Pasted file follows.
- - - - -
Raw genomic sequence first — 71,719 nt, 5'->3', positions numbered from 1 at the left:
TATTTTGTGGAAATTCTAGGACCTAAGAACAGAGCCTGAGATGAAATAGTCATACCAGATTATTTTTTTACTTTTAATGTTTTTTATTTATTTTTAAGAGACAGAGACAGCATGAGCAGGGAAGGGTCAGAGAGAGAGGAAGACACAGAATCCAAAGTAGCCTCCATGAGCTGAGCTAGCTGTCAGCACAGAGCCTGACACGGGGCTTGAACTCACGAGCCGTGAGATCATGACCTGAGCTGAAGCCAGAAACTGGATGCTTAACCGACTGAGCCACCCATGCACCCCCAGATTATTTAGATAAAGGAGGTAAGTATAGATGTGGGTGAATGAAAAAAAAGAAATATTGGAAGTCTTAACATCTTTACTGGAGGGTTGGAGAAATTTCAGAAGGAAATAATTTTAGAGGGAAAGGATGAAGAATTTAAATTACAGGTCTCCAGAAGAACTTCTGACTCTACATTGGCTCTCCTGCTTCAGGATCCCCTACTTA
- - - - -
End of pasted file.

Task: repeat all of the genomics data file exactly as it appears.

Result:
Raw genomic sequence first — 71,719 nt, 5'->3', positions numbered from 1 at the left:
TATTTTGTGGAAATTCTAGGACCTAAGAACAGAGCCTGAGATGAAATAGTCATACCAGATTATTTTTTTACTTTTAATGTTTTTTATTTATTTTTAAGAGACAGAGACAGCATGAGCAGGGAAGGGTCAGAGAGAGAGGAAGACACAGAATCCAAAGTAGCCTCCATGAGCTGAGCTAGCTGTCAGCACAGAGCCTGACACGGGGCTTGAACTCACGAGCCGTGAGATCATGACCTGAGCTGAAGCCAGAAACTGGATGCTTAACCGACTGAGCCACCCATGCACCCCCAGATTATTTAGATAAAGGAGGTAAGTATAGATGTGGGTGAATGAAAAAAAAGAAATATTGGAAGTCTTAACATCTTTACTGGAGGGTTGGAGAAATTTCAGAAGGAAATAATTTTAGAGGGAAAGGATGAAGAATTTAAATTACAGGTCTCCAGAAGAACTTCTGACTCTACATTGGCTCTCCTGCTTCAGGATCCCCTACTTA